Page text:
The overall aim of the information Management and Technology (IM&T) is to support better care and communication through the appropriate use of information management and technology in the NHS. Healthcare organisations like hospitals or clinics where different aspects of patient care are delivered from very different sources, the swift access to comprehensive information and communication between groups involved in treatment is very much essential. Because, computerised information offers clinicians an exceptional opportunity to improve standards of patient care not only by accessing and exchanging relevant information on individual patients, but also by immediate access to pertinent and up-to-date research in their field (Susan Knight, 1995). Today it is observed that rapid developments in computing offer healthcare professionals new opportunities for achieving their objectives.
One of the essential functions for clinical effectiveness is information ( NHS executive 1996a) and clinical and management information systems have considerable potential for improving the efficiency of care delivery and communication and thus influencing the quality of service and outcomes ( Susan Knight, 1995).The variety and complexity of clinical contexts is such that only the computerisation of clinical records and computer assisted input protocols are capable of handling the task effectively. Heightened awareness of health needs assessment has raised the profile of achieving a match between needs and outcome (Hensher and Fulop, 1999).
Morecamble Bay Hospitals NHS Trust (formed on 1 April 1998) has identified a number of benefits to health care in the NHS's IM&T. The essence of these is described as follows:
IM&T support directly to the doctors, nurses etc. during performance of their core duty, the treatment of patients, and thus it improve the patients' care, clinical practice and effective health management.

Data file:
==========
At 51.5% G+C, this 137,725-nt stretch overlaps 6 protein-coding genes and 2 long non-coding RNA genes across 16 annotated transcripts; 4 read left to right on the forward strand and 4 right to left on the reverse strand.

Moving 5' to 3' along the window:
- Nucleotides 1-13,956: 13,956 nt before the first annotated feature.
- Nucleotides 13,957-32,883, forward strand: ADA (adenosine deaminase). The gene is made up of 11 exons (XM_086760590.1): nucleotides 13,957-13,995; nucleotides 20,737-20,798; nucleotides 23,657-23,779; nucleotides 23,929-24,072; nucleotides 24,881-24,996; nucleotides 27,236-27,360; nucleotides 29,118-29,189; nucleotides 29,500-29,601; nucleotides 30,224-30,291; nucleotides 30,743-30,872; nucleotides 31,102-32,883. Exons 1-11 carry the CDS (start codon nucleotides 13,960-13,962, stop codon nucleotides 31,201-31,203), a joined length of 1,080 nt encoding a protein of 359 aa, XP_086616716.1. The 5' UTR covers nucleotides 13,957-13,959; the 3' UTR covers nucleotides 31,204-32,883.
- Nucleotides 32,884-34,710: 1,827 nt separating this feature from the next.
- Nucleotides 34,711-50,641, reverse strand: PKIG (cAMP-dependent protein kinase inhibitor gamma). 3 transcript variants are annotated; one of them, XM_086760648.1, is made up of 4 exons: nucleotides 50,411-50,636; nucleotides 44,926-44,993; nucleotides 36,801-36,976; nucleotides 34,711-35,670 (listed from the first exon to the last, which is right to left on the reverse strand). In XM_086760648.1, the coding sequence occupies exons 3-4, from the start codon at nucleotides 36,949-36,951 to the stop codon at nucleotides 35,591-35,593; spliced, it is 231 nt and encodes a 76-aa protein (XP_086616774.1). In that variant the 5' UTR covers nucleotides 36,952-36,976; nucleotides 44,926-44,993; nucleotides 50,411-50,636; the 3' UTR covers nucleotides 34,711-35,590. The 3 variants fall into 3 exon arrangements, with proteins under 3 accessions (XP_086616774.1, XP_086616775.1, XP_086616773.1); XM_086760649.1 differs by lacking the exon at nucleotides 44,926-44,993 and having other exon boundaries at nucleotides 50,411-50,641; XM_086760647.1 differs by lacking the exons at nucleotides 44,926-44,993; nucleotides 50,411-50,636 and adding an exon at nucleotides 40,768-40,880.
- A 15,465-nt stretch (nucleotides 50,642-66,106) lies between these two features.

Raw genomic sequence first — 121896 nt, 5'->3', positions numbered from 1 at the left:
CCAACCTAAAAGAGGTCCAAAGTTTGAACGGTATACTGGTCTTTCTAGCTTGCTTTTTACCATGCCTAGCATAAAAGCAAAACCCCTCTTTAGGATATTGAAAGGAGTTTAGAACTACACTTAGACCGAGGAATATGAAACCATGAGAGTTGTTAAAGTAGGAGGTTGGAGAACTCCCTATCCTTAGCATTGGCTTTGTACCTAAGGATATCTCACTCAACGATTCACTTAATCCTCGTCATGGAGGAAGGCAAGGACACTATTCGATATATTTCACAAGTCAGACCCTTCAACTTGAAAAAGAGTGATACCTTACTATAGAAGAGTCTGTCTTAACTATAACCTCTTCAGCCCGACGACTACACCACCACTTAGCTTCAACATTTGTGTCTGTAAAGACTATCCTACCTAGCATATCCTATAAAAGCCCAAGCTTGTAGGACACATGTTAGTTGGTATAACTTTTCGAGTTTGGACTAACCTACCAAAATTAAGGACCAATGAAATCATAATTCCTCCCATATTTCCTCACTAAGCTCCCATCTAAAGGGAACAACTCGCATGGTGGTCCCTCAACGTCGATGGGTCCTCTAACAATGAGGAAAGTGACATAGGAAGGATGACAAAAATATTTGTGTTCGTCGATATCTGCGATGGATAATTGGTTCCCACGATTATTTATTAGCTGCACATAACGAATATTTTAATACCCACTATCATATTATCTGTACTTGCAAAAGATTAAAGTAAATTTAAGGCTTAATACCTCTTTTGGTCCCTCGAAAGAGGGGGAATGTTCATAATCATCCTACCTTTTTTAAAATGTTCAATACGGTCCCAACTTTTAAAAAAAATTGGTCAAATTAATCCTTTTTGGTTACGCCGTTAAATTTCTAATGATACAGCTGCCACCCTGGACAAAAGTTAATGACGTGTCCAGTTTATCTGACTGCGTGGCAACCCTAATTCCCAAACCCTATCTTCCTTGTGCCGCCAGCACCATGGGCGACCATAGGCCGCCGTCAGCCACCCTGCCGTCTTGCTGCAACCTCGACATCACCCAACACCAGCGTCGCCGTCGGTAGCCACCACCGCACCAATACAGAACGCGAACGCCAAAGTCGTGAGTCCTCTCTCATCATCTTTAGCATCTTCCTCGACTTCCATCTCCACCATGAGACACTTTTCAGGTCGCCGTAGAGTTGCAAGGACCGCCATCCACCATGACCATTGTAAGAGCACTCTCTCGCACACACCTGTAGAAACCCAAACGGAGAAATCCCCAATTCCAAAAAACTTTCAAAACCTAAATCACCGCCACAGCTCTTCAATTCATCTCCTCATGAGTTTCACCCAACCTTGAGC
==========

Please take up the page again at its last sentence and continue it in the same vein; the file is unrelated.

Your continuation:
IM&T is needed to give a clear view and aggregated picture to senior clinicians and management of the trust performance against key managerial and clinical performance indicators. Executive Information systems (EIS) can typically help with this issue.
IM&T is required at every level of NHS to support Integrated Care Pathways.
IM&T makes significant changes in IT training for clinicians, managers and other users.
It may reduces patient and staff time wasted on the retrieval and re-collating of patient care records
It may help to improve the information available to patients and the public about their care and the services provided.
IM&T can help to monitor of Health Improvement Programme (HImP) targets and National Service Framework requirements.
Moreover, Clinicians identified the need for access to patient clinical histories and current information. The information specified is that which would create a patient based longitudinal record. The clinical staffs see this longitudinal record as being necessary to support them in their day to day work and doing so provide the means to improve quality of care. The Electronic Patient Record (EPR) is a lynch-pin of the national IM&T strategy. The needs identified as essential in providing clinical care appear in appendix 1. In addition to these, generic needs were identified appear in appendix 2 (Smith et al.).
Problems in deploying IT in the NHS and recounting the causes of these problems
Organisations are confronted with many information management problems and issues. In many ways, the growth of electronic information (rather than paper) has only worsened these issues over the last decade. According to the James Robertson, common problems in deploying and implementing information management in the service or non-service based organisation as follows:
Large number of disparate information management systems.
Little integration or coordination between information systems.
Range of legacy systems requiring upgrading or replacement.